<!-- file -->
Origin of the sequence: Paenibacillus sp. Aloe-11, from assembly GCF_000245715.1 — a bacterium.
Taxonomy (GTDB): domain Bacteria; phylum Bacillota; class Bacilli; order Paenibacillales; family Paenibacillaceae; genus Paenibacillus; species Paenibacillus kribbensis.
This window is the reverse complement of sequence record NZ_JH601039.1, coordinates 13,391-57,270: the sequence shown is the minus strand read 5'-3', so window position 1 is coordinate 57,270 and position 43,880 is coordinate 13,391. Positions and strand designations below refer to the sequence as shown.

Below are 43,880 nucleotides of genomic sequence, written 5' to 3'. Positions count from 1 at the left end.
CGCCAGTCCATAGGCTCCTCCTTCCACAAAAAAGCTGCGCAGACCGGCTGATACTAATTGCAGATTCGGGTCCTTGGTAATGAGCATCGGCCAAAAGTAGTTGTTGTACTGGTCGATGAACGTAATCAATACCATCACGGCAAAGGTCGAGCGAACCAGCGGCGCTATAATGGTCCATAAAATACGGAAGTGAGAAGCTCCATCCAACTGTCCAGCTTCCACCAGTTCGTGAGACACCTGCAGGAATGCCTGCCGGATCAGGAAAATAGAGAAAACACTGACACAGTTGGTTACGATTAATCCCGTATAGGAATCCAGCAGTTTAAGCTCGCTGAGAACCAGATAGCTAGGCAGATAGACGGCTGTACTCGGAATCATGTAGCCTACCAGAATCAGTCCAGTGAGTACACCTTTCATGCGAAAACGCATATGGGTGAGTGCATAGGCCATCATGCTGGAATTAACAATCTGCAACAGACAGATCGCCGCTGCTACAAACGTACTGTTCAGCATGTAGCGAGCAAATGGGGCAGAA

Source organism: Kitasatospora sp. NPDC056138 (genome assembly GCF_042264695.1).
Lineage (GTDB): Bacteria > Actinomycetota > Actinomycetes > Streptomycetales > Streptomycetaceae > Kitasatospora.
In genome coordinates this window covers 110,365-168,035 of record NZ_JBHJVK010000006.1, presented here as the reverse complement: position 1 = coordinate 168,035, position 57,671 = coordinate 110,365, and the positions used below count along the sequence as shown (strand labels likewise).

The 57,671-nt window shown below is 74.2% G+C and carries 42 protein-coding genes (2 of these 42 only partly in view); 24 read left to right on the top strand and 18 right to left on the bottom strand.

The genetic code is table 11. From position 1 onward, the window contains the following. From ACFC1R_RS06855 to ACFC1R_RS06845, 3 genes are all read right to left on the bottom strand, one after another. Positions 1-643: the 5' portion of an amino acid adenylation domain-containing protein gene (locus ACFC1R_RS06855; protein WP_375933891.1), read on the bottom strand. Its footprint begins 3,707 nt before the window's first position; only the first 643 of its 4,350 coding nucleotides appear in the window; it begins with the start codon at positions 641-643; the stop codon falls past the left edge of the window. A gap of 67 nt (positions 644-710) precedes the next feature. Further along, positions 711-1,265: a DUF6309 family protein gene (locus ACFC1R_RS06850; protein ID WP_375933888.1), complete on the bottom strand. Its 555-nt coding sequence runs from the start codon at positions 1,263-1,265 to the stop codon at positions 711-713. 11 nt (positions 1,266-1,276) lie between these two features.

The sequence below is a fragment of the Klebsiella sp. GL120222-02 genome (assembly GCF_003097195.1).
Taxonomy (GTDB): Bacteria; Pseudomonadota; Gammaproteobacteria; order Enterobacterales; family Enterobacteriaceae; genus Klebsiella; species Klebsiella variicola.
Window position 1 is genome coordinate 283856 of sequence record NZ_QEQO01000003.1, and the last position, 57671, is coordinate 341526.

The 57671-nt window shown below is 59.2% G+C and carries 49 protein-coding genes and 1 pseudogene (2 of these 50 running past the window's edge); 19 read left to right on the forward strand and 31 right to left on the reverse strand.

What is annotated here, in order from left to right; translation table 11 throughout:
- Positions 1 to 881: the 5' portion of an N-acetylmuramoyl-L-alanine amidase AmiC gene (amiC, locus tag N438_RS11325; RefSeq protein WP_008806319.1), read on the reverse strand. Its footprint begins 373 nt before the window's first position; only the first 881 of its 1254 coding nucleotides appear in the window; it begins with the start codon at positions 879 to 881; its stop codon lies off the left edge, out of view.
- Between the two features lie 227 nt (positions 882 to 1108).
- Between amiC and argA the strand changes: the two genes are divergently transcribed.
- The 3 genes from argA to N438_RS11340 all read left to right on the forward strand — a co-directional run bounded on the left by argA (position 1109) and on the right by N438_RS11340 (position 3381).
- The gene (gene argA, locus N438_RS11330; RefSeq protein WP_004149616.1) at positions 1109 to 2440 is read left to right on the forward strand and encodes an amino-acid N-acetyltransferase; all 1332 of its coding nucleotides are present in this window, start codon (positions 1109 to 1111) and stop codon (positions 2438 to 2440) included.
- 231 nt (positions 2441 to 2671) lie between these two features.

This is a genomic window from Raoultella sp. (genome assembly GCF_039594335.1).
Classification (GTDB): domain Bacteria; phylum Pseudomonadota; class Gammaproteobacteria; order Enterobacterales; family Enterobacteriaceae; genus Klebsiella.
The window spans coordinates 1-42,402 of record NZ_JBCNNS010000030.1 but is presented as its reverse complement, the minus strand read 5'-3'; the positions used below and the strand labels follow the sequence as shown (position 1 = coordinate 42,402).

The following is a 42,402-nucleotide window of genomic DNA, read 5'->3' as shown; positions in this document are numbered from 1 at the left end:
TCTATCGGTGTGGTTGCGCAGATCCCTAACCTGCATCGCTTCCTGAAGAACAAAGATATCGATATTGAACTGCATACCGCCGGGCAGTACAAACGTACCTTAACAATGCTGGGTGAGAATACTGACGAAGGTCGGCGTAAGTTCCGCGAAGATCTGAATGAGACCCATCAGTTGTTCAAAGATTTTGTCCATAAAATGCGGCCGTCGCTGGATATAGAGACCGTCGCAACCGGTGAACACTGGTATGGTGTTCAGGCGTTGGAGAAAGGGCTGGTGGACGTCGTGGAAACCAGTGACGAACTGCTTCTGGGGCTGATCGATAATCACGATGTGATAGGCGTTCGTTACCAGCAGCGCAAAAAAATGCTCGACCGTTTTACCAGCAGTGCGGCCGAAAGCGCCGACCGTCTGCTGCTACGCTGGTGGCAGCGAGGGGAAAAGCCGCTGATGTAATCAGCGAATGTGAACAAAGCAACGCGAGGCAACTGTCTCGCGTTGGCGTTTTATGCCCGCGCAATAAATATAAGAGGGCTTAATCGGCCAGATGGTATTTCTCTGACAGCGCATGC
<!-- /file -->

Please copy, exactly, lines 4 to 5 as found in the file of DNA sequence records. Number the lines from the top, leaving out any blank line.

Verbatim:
Below are 43,880 nucleotides of genomic sequence, written 5' to 3'. Positions count from 1 at the left end.
CGCCAGTCCATAGGCTCCTCCTTCCACAAAAAAGCTGCGCAGACCGGCTGATACTAATTGCAGATTCGGGTCCTTGGTAATGAGCATCGGCCAAAAGTAGTTGTTGTACTGGTCGATGAACGTAATCAATACCATCACGGCAAAGGTCGAGCGAACCAGCGGCGCTATAATGGTCCATAAAATACGGAAGTGAGAAGCTCCATCCAACTGTCCAGCTTCCACCAGTTCGTGAGACACCTGCAGGAATGCCTGCCGGATCAGGAAAATAGAGAAAACACTGACACAGTTGGTTACGATTAATCCCGTATAGGAATCCAGCAGTTTAAGCTCGCTGAGAACCAGATAGCTAGGCAGATAGACGGCTGTACTCGGAATCATGTAGCCTACCAGAATCAGTCCAGTGAGTACACCTTTCATGCGAAAACGCATATGGGTGAGTGCATAGGCCATCATGCTGGAATTAACAATCTGCAACAGACAGATCGCCGCTGCTACAAACGTACTGTTCAGCATGTAGCGAGCAAATGGGGCAGAA